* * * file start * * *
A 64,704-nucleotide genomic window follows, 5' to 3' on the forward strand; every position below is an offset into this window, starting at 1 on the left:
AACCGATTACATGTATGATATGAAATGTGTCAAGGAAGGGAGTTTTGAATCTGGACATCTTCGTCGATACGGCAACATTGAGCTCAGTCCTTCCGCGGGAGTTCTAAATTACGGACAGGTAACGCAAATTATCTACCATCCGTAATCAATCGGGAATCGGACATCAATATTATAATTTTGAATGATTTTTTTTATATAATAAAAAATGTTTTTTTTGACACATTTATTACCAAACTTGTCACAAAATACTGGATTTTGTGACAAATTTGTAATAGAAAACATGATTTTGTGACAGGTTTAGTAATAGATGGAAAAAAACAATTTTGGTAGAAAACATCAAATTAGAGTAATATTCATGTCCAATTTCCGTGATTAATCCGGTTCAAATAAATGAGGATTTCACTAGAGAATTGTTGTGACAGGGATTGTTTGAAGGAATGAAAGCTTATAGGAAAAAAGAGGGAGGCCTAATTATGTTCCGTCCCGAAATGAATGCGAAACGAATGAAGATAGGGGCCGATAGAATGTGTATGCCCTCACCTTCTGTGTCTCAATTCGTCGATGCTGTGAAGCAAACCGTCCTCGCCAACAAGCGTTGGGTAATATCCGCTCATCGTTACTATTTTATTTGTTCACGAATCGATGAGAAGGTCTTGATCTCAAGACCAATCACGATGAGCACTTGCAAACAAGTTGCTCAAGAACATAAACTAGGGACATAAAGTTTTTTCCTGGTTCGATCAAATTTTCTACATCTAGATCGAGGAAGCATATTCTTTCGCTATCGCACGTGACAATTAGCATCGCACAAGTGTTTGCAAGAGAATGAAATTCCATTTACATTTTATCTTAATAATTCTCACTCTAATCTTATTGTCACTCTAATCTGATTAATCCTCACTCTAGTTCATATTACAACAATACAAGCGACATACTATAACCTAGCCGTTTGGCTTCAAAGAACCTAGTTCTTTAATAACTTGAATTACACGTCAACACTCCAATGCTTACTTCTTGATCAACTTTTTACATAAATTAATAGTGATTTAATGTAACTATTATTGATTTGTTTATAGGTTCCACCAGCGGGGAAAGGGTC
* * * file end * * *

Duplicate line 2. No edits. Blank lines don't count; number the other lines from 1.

AACCGATTACATGTATGATATGAAATGTGTCAAGGAAGGGAGTTTTGAATCTGGACATCTTCGTCGATACGGCAACATTGAGCTCAGTCCTTCCGCGGGAGTTCTAAATTACGGACAGGTAACGCAAATTATCTACCATCCGTAATCAATCGGGAATCGGACATCAATATTATAATTTTGAATGATTTTTTTTATATAATAAAAAATGTTTTTTTTGACACATTTATTACCAAACTTGTCACAAAATACTGGATTTTGTGACAAATTTGTAATAGAAAACATGATTTTGTGACAGGTTTAGTAATAGATGGAAAAAAACAATTTTGGTAGAAAACATCAAATTAGAGTAATATTCATGTCCAATTTCCGTGATTAATCCGGTTCAAATAAATGAGGATTTCACTAGAGAATTGTTGTGACAGGGATTGTTTGAAGGAATGAAAGCTTATAGGAAAAAAGAGGGAGGCCTAATTATGTTCCGTCCCGAAATGAATGCGAAACGAATGAAGATAGGGGCCGATAGAATGTGTATGCCCTCACCTTCTGTGTCTCAATTCGTCGATGCTGTGAAGCAAACCGTCCTCGCCAACAAGCGTTGGGTAATATCCGCTCATCGTTACTATTTTATTTGTTCACGAATCGATGAGAAGGTCTTGATCTCAAGACCAATCACGATGAGCACTTGCAAACAAGTTGCTCAAGAACATAAACTAGGGACATAAAGTTTTTTCCTGGTTCGATCAAATTTTCTACATCTAGATCGAGGAAGCATATTCTTTCGCTATCGCACGTGACAATTAGCATCGCACAAGTGTTTGCAAGAGAATGAAATTCCATTTACATTTTATCTTAATAATTCTCACTCTAATCTTATTGTCACTCTAATCTGATTAATCCTCACTCTAGTTCATATTACAACAATACAAGCGACATACTATAACCTAGCCGTTTGGCTTCAAAGAACCTAGTTCTTTAATAACTTGAATTACACGTCAACACTCCAATGCTTACTTCTTGATCAACTTTTTACATAAATTAATAGTGATTTAATGTAACTATTATTGATTTGTTTATAGGTTCCACCAGCGGGGAAAGGGTC